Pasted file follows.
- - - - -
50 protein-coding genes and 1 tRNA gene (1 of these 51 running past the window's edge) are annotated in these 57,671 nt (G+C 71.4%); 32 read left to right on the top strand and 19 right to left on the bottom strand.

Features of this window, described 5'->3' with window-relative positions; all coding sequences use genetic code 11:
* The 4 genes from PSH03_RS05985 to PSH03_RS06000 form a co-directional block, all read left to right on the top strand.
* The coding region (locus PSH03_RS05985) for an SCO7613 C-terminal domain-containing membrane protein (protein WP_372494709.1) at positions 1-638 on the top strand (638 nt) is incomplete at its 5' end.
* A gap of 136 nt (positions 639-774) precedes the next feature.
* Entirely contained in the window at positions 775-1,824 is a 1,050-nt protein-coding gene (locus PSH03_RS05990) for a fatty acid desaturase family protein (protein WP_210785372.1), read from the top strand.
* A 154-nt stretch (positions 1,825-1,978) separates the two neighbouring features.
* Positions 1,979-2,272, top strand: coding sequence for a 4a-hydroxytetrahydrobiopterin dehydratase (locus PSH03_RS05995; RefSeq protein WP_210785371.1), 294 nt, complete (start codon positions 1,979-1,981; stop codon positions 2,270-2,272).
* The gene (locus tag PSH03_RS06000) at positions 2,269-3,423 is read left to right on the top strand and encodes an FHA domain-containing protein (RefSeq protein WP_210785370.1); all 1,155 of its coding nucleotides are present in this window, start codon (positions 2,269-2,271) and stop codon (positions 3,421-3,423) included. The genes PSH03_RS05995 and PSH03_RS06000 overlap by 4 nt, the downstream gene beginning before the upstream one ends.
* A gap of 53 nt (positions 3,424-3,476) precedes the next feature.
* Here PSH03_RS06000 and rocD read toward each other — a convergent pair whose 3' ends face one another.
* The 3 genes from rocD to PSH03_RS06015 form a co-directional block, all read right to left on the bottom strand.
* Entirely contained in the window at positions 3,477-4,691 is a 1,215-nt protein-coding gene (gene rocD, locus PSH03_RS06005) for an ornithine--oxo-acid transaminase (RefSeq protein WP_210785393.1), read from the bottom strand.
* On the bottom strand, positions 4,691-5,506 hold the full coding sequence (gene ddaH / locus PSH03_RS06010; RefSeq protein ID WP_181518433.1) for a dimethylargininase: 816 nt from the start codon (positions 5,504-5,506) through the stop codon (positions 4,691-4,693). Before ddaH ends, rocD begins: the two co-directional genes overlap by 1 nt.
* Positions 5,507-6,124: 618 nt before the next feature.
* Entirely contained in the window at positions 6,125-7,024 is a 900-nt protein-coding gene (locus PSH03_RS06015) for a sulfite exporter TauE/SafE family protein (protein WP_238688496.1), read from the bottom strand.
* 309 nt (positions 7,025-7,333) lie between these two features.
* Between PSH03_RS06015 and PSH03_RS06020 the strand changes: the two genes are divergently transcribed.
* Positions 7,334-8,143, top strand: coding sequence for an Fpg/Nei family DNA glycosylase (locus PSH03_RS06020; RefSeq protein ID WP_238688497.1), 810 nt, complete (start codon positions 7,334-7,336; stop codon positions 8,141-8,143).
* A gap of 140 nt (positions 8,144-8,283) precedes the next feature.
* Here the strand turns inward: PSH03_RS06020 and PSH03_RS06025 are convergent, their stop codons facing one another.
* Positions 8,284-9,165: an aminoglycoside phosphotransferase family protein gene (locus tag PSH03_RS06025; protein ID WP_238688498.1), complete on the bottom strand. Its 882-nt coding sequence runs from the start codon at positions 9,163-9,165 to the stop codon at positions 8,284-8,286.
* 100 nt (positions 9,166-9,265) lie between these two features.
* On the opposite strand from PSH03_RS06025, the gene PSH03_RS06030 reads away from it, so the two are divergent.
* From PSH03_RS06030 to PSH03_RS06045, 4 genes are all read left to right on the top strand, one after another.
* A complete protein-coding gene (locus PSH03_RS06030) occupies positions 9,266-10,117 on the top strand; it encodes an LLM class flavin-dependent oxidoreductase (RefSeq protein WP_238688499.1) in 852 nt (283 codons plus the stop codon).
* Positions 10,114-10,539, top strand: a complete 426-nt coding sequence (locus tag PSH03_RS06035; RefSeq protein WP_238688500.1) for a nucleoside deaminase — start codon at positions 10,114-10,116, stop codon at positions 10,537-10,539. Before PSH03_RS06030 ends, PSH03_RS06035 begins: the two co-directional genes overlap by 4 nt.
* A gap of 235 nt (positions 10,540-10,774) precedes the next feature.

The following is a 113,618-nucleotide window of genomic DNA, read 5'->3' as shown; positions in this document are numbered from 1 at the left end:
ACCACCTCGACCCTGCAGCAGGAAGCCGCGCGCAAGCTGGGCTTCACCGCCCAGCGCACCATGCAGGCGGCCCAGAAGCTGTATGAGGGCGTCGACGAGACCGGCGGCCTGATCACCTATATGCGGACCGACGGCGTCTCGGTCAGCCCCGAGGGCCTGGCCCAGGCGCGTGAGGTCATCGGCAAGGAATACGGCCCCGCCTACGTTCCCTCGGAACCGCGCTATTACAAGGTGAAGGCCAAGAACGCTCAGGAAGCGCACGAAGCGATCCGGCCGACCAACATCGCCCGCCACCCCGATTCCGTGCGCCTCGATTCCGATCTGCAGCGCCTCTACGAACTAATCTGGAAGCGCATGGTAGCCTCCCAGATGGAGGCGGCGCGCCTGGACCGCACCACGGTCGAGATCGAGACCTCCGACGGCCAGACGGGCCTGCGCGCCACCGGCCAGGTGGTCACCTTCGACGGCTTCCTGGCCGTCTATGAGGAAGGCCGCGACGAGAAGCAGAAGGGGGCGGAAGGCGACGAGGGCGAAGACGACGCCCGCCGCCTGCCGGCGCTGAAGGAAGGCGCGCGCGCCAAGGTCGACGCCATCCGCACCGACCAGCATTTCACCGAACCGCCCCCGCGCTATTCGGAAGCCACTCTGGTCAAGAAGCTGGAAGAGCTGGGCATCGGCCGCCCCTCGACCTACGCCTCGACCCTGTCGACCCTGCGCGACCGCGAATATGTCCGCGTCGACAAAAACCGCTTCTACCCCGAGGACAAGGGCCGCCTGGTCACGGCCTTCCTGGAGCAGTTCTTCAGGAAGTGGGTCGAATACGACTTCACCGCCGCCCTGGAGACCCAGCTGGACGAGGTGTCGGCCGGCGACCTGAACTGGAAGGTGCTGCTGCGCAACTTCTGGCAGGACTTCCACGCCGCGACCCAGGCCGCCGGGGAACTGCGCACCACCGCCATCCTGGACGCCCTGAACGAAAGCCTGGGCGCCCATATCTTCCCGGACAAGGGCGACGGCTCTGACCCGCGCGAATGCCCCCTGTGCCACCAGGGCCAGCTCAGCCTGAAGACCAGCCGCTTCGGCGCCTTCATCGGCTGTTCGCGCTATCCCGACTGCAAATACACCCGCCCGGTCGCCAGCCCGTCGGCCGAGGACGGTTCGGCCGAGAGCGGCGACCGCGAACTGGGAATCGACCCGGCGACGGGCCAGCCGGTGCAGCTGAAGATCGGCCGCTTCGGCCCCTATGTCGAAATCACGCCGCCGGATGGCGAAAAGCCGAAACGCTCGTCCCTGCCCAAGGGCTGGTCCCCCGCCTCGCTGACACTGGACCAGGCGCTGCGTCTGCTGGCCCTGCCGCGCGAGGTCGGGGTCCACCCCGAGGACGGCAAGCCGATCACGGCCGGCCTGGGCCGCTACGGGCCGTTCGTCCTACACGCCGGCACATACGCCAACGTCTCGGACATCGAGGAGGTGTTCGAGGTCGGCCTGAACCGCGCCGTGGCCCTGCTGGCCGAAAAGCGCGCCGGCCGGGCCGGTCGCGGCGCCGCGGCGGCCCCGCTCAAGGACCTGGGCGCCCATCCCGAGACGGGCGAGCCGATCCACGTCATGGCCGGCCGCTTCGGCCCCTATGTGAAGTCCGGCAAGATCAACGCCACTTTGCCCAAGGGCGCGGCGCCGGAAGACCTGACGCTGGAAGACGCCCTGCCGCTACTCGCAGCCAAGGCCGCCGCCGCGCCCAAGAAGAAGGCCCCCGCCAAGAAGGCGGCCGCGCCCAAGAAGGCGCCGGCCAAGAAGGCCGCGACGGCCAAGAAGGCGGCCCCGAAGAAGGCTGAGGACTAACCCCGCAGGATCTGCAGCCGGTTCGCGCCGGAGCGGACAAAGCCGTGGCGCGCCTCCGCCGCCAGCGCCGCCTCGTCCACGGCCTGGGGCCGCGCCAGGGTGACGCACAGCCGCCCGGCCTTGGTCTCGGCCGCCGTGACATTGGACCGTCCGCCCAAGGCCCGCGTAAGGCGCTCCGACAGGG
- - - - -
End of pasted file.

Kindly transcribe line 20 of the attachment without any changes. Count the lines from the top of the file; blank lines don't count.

* A gap of 140 nt (positions 8,144-8,283) precedes the next feature.